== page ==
Prince Albert’s downtown liquor store. Photo by Chelsea Laskowski.

The Prince Albert Chamber of Commerce says City Council is stifling debate on access to alcohol.

The province recently announced that it has 50 opportunities, as new liquor store permits become available and less profitable public stores are closed down.

The province’s call for proposals doesn’t include Prince Albert because in December, Prince Albert City Council declined to add any liquor stores by writing a letter saying Prince Albert is not among the communities that are “underserved.”

The mayor and many city councillors have stood firm on their view that Prince Albert does not need more liquor stores, citing the current addictions issues within the community.

Now in a Chamber of Commerce news release, signed by CEO Larry Fladager on behalf of the Chamber’s Board of Directors, says the social costs City Council has cited should be up for debate.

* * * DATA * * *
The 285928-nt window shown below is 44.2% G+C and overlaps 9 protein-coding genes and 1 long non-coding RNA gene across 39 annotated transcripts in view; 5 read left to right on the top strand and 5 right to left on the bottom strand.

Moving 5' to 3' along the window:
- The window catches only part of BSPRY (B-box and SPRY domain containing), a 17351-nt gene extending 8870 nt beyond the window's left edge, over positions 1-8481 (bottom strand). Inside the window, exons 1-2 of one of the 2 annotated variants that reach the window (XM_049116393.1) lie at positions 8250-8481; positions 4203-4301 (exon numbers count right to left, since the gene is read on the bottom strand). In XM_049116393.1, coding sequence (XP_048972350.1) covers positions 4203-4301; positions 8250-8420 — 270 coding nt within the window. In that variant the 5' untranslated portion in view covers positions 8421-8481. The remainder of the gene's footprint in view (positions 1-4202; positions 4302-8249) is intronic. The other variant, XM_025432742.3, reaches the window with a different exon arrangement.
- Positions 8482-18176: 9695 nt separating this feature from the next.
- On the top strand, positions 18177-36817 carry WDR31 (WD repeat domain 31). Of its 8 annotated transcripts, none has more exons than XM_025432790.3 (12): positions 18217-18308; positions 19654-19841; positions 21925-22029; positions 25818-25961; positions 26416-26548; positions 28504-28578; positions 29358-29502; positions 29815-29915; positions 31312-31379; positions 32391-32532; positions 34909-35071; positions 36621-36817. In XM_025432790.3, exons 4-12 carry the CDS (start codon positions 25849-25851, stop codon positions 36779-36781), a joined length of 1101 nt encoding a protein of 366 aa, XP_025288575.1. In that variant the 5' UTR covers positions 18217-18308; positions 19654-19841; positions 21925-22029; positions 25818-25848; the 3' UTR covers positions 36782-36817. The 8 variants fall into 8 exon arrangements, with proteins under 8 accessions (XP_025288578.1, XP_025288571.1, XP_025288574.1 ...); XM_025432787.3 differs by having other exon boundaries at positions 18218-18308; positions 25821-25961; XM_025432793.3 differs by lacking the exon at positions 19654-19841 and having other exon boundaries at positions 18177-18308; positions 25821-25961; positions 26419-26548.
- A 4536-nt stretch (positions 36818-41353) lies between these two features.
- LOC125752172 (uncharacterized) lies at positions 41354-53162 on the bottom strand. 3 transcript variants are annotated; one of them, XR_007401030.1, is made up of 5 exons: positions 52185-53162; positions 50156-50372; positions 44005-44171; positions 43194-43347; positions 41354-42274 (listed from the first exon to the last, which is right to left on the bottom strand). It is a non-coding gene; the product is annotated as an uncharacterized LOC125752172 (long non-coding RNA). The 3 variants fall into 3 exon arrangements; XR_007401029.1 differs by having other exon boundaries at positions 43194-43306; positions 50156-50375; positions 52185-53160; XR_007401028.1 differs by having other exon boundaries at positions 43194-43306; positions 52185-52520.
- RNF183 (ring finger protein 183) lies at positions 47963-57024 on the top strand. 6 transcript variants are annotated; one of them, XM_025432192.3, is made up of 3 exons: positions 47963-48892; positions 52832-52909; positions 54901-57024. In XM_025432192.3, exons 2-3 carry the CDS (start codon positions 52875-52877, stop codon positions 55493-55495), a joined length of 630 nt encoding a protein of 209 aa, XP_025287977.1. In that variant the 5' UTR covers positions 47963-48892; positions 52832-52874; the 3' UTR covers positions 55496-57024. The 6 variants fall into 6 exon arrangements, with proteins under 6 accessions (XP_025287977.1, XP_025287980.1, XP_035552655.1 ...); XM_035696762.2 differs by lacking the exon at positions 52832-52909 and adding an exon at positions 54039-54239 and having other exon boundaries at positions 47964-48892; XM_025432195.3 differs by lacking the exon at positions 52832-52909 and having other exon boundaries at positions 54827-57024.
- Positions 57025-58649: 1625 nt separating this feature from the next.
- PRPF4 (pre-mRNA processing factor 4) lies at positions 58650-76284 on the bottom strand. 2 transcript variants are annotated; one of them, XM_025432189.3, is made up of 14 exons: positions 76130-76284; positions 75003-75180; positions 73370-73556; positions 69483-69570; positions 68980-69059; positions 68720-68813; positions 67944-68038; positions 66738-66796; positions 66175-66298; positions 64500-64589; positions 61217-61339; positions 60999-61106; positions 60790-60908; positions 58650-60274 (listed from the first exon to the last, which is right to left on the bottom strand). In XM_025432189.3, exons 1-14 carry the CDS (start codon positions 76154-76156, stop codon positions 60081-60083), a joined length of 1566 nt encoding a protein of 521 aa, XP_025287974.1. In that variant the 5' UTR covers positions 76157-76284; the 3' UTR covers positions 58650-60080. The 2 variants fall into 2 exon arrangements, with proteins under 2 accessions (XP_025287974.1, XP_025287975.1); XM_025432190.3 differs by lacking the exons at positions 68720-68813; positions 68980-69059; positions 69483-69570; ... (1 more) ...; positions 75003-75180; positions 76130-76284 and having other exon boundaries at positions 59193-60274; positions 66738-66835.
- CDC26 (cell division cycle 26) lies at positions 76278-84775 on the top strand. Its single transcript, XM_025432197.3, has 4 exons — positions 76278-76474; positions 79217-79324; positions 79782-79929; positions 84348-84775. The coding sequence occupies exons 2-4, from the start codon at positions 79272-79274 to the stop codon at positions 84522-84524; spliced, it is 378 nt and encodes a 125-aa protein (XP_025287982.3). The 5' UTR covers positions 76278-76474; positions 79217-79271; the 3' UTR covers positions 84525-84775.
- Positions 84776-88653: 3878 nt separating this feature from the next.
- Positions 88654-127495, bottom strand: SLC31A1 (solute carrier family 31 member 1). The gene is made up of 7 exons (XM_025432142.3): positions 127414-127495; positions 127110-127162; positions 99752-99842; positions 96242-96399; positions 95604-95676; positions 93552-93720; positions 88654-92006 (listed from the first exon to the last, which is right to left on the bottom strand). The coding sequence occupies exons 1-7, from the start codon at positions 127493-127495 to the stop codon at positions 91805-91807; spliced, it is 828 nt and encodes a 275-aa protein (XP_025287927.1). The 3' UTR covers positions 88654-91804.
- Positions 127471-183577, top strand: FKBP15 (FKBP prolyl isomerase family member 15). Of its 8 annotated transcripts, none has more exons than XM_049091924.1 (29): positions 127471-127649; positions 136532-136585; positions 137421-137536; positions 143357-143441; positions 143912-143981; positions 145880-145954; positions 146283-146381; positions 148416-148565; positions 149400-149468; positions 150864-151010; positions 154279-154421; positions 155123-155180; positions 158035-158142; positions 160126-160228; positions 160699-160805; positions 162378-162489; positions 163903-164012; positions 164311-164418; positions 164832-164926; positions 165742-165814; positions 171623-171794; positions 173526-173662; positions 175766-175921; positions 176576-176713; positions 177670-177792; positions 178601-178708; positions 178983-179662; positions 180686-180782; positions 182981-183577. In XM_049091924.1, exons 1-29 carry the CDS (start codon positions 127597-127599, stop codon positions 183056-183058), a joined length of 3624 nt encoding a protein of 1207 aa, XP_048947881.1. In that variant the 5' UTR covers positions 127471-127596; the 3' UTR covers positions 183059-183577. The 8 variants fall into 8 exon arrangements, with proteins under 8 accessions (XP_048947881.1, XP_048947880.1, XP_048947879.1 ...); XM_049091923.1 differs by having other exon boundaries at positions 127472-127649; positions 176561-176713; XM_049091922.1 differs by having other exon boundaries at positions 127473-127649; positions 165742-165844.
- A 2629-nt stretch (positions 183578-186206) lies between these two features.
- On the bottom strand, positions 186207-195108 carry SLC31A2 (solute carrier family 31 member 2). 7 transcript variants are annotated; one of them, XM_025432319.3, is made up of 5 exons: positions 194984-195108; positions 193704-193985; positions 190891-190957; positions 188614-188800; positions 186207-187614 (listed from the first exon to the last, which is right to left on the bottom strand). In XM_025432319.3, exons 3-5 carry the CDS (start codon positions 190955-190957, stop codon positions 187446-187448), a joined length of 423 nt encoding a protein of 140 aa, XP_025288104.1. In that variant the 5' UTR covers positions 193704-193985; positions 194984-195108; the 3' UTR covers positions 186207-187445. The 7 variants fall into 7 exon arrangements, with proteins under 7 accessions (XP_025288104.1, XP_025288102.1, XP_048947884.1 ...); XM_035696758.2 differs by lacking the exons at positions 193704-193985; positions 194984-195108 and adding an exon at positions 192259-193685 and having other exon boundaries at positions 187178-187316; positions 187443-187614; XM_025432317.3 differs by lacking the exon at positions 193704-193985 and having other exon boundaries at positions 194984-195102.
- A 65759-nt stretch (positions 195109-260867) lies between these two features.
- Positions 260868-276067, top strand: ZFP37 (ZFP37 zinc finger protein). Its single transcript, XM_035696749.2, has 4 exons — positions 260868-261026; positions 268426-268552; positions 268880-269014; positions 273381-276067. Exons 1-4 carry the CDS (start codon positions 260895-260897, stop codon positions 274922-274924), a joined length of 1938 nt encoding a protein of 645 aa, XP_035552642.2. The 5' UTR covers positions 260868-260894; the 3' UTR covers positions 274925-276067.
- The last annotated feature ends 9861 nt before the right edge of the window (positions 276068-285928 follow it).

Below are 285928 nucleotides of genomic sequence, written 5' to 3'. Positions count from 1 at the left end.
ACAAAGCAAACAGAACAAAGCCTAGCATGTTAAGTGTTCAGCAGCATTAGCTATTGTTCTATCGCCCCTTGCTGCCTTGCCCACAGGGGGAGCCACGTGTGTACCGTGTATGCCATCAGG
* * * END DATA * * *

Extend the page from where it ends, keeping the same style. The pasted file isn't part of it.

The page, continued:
He is arguing that a high-end store supports business growth and consumer choice, instead of threatening to worsen the alcohol and addiction statistics.

Fladager is highly critical of council, asking if the City will review the existing drinkin establishments in Prince Albert.

“It is worthwhile to ask if council has analyzed whether the social costs outweigh the economic benefits of our current liquor outlets? Is council saying that no new liquor permits or licenses will be issued in this city?” the release asks.

The news release urges City Council to rethink and allow for public debate about the merits of a new retail liquor store.

There’s no word on what could come of this on the provincial level, as the call for proposals are already well underway.

They’re currently accepting proposals in Regina, Saskatoon, Moose Jaw, Yorkton, Kindersley, Melville, Lloydminster.